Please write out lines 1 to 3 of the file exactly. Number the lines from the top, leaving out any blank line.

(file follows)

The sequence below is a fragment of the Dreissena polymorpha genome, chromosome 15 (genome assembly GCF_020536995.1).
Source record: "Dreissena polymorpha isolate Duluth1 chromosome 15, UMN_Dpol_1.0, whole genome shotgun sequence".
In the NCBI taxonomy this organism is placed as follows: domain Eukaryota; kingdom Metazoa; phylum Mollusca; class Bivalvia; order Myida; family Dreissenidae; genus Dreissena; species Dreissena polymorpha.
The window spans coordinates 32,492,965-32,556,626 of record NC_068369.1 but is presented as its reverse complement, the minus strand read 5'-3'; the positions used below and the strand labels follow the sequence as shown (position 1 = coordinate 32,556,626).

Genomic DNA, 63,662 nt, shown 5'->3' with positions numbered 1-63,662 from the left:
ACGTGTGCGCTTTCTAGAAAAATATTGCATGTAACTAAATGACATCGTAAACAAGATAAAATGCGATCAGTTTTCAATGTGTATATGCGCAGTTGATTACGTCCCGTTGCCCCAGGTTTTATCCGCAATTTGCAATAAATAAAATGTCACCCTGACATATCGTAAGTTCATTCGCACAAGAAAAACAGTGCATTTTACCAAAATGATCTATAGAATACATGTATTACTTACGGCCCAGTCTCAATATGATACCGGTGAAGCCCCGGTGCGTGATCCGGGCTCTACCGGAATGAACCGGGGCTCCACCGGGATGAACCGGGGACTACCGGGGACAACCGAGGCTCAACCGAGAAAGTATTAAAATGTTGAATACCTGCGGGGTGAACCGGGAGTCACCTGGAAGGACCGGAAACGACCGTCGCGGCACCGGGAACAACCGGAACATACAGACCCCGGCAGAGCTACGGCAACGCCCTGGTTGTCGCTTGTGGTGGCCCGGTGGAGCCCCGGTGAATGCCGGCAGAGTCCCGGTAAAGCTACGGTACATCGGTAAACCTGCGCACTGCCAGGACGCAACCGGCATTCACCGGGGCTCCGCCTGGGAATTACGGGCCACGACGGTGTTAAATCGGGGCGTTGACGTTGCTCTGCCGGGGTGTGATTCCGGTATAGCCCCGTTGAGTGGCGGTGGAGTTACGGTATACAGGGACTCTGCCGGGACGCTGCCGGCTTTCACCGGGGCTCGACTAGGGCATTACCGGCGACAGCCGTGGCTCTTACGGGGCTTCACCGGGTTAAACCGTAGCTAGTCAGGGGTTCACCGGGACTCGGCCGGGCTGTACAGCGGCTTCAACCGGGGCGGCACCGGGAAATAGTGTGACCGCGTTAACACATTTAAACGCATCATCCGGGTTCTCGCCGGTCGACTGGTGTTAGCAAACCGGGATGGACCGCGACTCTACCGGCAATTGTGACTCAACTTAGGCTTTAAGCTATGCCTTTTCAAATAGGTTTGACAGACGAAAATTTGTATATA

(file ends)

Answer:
The sequence below is a fragment of the Dreissena polymorpha genome, chromosome 15 (genome assembly GCF_020536995.1).
Source record: "Dreissena polymorpha isolate Duluth1 chromosome 15, UMN_Dpol_1.0, whole genome shotgun sequence".
In the NCBI taxonomy this organism is placed as follows: domain Eukaryota; kingdom Metazoa; phylum Mollusca; class Bivalvia; order Myida; family Dreissenidae; genus Dreissena; species Dreissena polymorpha.